Wolf Ridge ELC: Jack and Genea's enduring dreamThe morning sun illuminated the red and gold leaves and the sky was cloudless blue in Finland on Sunday. It was a fitting tribute by Mother Nature to a couple whose vision has brought over a half million people to northern Minnesota to learn about the environment.
The morning sun illuminated the red and gold leaves and the sky was cloudless blue in Finland on Sunday. It was a fitting tribute by Mother Nature to a couple whose vision has brought over a half million people to northern Minnesota to learn about the environment.
Jack and Genea Pichotta, founders of the Environmental Learning Center in Isabella, their children Betsy, Sally, Andy and Bruce and over 200 people from all over the region were on hand at Wolf Ridge to celebrate its 40th anniversary. Messages were also coming in from as far away as Japan and Argentina from alum who wanted to send their congratulations, according to Peter Smerud, executive director of Wolf Ridge ELC.
“Wolf Ridge Environmental Learning Center is about relationship—feeling a connection and being part of a community even though you live 1000 miles away,” said Smerud in his remarks welcoming theaudience to the” One for you, One for Jack” closing ceremony that concluded a weekend of events
celebrating the milestone. Smerud recounted the many years of hard work and dedication of the
Pichottas and the staff who have been part of the ELC’s success since it opened four decades before.
Smerud started with the ELC in 1987 and has been the director for a year and a half.
Wolf Ridge was the first environmental learning center in the United States to earn accreditation as a kindergarten-12th grade school and has since been a leader in environmental education throughout the world, said Smerud, and over 15,000 students, parents and teachers from 185 schools in Minnesota, Wisconsin and North Dakota come to Wolf Ridge each year.
“The next thing we want to do is strengthen and broaden the scope of influence of Wolf Ridge,” said Smerud, “we try to keep the fees we charge students as low as possible. We work diligently to ensure that students of all walks of life can have this experience.”
The ELC has also begun sending staff into schools to present environmental education modules to students in the Twin Cities and Duluth.
Smerud reported that in 2008, the Center paid off the $1.8 million dollar debt it incurred when it moved from Isabella to Finland and fundraising efforts have netted over $1.5 million in the past five years, including donations by kids who have sent letters and their $35 to become members.
“They care desperately about this place,” he said.
Earlier this year, a generous gift from the estate of Michael Plautz, a board of trustees member who died in January, was the nest egg for an endowment of $350,000. Between the fundraising efforts, membership fees, earned income ( 85 percent of their budget) and the endowment, Smerud is confident about the future of the ELC.
“We’re in rock solid shape and we’re debt free,” he said.
Tom Berg, chariman of the board of trustee, stood before the audience to deliver his remarks about the work that has been done in recent years .
“I feel like I’m at a combination political rally and revival service,” he quipped.
From somewhere in the room someone shouted “Halleluja!” The audience laughed and clapped.
Berg reported that much work had been done on at the center to make it more energy efficient and comfortable—new roofs, new pipes going to all the buildings from the onsite energy center, down lighting to prevent light pollution and new, insulated windows and doors.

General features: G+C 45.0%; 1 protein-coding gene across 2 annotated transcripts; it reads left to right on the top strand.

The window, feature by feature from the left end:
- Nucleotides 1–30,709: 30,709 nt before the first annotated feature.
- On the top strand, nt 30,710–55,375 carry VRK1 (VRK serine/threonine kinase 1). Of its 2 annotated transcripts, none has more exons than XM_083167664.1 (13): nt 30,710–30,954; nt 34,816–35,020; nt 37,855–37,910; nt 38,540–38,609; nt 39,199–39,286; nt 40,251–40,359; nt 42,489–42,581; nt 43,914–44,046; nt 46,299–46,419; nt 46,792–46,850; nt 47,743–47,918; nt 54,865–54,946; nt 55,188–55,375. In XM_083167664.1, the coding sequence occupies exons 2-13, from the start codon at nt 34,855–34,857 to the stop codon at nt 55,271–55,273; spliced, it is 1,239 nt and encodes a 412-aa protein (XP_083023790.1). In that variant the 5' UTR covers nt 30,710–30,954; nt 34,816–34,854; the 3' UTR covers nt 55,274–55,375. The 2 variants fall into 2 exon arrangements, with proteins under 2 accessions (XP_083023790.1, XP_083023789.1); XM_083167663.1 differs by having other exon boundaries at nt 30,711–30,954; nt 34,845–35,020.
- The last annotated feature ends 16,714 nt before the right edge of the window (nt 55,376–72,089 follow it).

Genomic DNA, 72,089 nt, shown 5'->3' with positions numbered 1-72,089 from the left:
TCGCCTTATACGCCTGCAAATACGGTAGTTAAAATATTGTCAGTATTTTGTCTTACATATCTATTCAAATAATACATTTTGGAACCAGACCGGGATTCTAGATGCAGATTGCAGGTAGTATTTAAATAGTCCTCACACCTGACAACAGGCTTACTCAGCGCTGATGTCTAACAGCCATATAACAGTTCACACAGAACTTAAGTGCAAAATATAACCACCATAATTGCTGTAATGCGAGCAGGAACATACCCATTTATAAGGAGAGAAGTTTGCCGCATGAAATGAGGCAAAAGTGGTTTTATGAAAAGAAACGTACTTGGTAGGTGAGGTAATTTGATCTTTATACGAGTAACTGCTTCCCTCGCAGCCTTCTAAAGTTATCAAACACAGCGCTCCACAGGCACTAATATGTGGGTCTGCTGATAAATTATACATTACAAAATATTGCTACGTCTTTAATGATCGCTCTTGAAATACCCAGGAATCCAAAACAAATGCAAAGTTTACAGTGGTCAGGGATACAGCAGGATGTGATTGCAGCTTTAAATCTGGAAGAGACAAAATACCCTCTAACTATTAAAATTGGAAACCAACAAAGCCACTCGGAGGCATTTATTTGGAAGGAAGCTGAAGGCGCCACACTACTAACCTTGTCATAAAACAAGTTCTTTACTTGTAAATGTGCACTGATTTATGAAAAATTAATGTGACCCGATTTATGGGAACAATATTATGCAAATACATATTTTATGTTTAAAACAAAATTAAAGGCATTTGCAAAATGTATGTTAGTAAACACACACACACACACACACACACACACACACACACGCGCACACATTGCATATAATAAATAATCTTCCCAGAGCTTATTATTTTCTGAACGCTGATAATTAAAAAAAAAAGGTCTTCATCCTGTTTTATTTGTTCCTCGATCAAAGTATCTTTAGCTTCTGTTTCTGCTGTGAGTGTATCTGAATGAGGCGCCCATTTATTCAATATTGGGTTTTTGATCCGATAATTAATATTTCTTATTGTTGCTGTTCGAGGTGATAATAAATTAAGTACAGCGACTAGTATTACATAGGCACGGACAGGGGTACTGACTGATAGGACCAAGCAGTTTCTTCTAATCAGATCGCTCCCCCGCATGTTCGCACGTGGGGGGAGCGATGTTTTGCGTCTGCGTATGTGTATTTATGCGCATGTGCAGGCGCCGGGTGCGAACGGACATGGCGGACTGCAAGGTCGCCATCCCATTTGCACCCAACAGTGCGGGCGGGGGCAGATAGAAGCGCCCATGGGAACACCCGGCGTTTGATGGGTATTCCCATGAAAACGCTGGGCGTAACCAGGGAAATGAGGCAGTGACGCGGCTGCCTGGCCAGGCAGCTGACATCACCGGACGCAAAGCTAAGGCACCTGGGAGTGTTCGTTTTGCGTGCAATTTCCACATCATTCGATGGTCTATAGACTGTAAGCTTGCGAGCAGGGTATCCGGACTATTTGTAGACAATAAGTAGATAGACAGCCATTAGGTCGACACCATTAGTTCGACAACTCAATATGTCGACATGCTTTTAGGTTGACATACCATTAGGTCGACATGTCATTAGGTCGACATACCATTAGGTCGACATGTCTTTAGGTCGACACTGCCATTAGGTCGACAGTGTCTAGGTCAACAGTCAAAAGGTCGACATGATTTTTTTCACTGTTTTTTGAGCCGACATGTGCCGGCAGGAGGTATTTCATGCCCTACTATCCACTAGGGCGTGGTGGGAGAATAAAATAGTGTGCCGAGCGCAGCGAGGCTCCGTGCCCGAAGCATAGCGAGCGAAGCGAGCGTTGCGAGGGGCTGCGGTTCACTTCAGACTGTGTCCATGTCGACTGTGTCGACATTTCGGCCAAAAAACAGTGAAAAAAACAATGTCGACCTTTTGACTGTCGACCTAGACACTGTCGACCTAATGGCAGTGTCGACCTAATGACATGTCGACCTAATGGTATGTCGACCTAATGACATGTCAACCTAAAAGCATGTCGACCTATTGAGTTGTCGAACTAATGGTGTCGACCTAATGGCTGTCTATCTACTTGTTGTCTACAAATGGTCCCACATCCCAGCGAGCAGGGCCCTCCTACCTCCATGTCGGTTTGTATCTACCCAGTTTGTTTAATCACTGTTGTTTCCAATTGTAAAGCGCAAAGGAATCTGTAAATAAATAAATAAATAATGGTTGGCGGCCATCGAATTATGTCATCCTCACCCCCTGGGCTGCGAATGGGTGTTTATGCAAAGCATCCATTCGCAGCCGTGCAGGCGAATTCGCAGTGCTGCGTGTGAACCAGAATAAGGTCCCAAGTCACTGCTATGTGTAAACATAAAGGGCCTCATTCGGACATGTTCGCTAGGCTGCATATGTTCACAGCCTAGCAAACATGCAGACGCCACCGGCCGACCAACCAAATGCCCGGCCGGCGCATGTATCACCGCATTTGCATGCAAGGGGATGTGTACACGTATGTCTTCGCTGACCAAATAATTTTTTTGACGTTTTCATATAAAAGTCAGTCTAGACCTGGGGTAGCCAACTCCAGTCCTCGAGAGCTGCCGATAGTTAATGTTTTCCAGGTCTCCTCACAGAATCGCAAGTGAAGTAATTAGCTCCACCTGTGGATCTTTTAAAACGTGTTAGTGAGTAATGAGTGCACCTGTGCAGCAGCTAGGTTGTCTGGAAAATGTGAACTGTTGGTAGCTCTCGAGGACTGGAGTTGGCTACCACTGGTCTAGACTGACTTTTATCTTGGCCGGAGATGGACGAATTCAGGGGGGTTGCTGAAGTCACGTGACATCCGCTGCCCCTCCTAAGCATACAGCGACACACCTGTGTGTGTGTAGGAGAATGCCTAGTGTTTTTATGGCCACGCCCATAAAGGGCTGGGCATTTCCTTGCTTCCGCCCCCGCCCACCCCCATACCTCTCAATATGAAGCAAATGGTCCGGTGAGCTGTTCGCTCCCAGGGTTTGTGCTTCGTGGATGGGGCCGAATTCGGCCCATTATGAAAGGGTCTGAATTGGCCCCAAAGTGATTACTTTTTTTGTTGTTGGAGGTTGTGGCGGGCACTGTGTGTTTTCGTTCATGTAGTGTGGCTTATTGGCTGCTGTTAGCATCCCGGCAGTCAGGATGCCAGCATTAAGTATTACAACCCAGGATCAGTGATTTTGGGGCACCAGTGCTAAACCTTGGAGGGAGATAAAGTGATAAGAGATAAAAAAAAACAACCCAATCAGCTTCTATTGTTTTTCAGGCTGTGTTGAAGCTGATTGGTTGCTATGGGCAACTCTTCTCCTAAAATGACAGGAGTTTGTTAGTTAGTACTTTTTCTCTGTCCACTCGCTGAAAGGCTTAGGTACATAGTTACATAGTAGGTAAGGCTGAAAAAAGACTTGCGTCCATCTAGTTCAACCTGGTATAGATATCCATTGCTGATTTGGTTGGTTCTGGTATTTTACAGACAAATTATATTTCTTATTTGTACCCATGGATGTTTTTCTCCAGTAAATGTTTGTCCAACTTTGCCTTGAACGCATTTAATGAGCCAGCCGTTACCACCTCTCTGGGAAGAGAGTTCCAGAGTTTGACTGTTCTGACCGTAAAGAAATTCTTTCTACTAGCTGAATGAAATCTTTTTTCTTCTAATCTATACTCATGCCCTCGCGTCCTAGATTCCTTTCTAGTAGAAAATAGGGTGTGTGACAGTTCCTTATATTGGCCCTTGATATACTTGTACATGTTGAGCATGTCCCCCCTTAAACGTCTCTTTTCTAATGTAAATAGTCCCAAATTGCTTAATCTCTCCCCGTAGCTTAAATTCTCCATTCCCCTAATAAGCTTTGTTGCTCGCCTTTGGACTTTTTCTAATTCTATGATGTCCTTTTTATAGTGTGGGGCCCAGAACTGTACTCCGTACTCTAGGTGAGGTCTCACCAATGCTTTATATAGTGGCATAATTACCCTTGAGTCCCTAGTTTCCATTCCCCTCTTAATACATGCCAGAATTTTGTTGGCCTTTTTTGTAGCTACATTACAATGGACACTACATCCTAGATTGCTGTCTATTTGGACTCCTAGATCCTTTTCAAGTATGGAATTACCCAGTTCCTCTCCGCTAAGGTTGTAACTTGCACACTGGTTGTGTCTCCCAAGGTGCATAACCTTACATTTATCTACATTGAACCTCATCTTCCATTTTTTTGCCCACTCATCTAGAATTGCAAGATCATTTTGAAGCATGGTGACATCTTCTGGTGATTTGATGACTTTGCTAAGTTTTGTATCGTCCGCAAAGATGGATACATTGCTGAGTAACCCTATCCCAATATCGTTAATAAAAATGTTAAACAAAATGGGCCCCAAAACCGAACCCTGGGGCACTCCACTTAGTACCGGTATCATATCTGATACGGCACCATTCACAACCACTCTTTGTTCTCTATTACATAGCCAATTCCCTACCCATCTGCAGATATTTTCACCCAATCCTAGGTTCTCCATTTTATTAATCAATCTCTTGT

“In the offices are computers—relatively current—with current software,” he said, again evoking laughter.
On a more serious note, however, Berg said, “There have been changes in society. It feels like the world is against teachers and science…but you can go home knowing Wolf Ridge is in pretty good shape to go into its next 40 years.”
Jack Pichotta stepped up to the microphone and the crowd greeted him with applause and a standing ovation . Pichotta recalled when he brought his young family to the northwoods with the dream of an environmental learning center. Forty years later, in the science center that bears his name, many of his dreams have become reality. He does however, want more for Minnesota kids and the environment.
“One of the things I would envision and hope is that an immersion program of environmental education would be part of the curriculum in every school in the state,” Pichotta said.
According to Pichotta, within 10 years of opening the ELC in Isabella , it was filled to capacity with a long waiting list. As a result, other environmental learning centers opened throughout the state. Six hundred Minnesota schools now take kids to these centers for an environmental emersion experience. This represents about 60 percent of Minnesota schools and speaks to the success of such programs, and the potential to build capacity so that every sixth grader can attend, he said. “For the next 40 years, I would like to see this kind of program legislated into schools.”
During an open mic, the audience had an opportunity to share what the Wolf Ridge experience meant to them. Some cried and some told humorous stories of staff exploits over the years, but all reported that the experience changed their lives. The open mic was recorded and a copy of the recording will be presented to the Pichottas at a later date.
In his closing comments Pichotta looked to the future of Wolf Ridge.
“Political reality is dismal,” said Pichotta referring to Berg’s remarks, “but the other reality is you—it’s a community. This place is successful because of you and there are 500,000 kids, moms, dads, teachers, siblings and grandparents who are all part of the community. We’ve got work to do. Let’s do it.”